• Megan Stone, D.O.

Depression and Food- Hand in Hand

Depression affects more than 15 million Americans aged 18 and older. It is well known that depression often comes hand in hand with other medical conditions such as obesity, coronary artery disease, diabetes, etc. It becomes a situation of “which came first” – the depression or the other medical conditions? Despite the answer to this, one thing is for sure …we have got to make some changes! According to the National Center for Health Statistics, 11% of Americans over the age of 12 are taking antidepressant medication. 23% of women aged 40-69 are taking antidepressants and they are the most commonly prescribed medication for Americans aged 18-44.

As stated in Dr Thomas Campbell’s article for the Center for Nutrition Studies, there is much more to this than just feeling depressed. As he describes, most of us are aware of the cycle of eating too much food and unhealthy food to battle feelings of depression, sadness, guilt, anxiety, etc. We understand how depression leads many people to poor food choices. But how many people are aware of how our food choices can cause depression?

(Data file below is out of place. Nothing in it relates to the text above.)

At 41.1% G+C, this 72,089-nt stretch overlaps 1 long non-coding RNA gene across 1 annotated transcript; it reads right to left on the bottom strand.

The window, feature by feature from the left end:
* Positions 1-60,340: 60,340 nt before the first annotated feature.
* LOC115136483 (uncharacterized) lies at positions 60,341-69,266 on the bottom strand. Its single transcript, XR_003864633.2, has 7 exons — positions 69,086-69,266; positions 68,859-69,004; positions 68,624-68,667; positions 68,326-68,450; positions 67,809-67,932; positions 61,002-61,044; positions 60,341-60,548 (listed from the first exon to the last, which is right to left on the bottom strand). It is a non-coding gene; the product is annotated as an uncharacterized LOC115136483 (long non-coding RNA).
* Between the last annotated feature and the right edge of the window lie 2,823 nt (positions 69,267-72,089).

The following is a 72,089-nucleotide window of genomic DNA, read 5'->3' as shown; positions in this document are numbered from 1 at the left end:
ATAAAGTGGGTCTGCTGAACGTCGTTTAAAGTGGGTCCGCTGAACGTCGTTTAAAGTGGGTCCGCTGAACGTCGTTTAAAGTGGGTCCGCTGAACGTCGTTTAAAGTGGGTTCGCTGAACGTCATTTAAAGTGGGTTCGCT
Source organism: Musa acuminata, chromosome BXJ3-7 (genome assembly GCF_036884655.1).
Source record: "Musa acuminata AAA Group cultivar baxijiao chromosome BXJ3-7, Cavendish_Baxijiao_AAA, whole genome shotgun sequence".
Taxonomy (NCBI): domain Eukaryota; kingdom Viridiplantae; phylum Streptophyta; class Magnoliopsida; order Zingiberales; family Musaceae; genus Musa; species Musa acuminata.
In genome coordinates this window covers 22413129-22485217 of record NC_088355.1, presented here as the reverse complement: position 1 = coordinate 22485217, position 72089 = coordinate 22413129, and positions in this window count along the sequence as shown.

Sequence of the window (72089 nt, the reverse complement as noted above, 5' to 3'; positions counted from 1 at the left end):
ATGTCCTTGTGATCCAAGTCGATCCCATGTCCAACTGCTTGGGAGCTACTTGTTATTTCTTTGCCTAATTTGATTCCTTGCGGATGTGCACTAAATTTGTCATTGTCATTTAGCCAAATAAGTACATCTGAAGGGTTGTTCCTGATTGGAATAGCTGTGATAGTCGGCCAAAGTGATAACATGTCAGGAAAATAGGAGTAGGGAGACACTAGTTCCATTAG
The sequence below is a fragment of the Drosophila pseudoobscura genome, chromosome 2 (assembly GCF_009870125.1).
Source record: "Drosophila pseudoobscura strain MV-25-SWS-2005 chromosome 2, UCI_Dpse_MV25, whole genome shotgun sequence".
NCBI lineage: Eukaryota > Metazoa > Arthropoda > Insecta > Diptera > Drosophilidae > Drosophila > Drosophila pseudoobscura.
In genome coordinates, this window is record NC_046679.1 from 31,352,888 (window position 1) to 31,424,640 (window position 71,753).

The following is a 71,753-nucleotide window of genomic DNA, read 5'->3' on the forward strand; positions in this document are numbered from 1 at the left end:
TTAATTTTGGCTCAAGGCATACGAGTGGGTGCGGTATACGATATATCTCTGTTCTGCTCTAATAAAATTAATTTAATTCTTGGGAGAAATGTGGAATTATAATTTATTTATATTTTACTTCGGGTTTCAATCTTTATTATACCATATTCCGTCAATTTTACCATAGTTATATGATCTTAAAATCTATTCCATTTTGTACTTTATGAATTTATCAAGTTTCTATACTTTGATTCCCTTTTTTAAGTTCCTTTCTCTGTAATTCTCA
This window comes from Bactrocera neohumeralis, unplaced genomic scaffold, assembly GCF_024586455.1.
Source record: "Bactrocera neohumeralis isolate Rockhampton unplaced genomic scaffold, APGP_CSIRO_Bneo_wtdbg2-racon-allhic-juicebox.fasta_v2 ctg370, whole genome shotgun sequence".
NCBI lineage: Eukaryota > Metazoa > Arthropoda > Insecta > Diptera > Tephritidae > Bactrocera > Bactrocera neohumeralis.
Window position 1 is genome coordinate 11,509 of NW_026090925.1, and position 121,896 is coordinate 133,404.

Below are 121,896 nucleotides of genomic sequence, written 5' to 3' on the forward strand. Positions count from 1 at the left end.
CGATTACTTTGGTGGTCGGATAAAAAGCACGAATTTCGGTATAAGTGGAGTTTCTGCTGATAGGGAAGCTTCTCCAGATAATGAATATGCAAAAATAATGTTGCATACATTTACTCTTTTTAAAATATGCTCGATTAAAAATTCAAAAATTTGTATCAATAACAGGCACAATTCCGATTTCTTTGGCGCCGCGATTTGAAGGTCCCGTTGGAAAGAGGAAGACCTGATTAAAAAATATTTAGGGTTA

A study by Wang et al, in the Journal of Addictive Diseases discussed how obesity suppresses Dopamine pathways. Dopamine is a neurotransmitter that regulates the brain’s reward and pleasure center. When the dopamine receptors are suppressed (as found in obesity), more stimulus from food and sugars are needed to feel satisfied. Furthermore, diets full of sugar can alter the pathways that regulate happiness. Through these mechanisms obesity and specific food choices can contribute to depression. Dr Thomas Campbell also reviewed two other studies which found that older patients with depression, who adhered to a more plant based diet reported less symptoms. He goes on to remind us that although we may be “eating our feelings” we are also “feeling what we eat”. Replacing high sugar and meat products with more vegetables, fruits and legumes will not only help prevent cancer, obesity and diabetes, but we will also feel happier. We have more control over our mental (and physical) health than we give ourselves credit for. Make a change…it’s never too late to feel good!

(If you are taking anti-depressant medication please consult with your doctor before making any changes.)

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Dr. Megan Stone

© 2019  by Megan Stone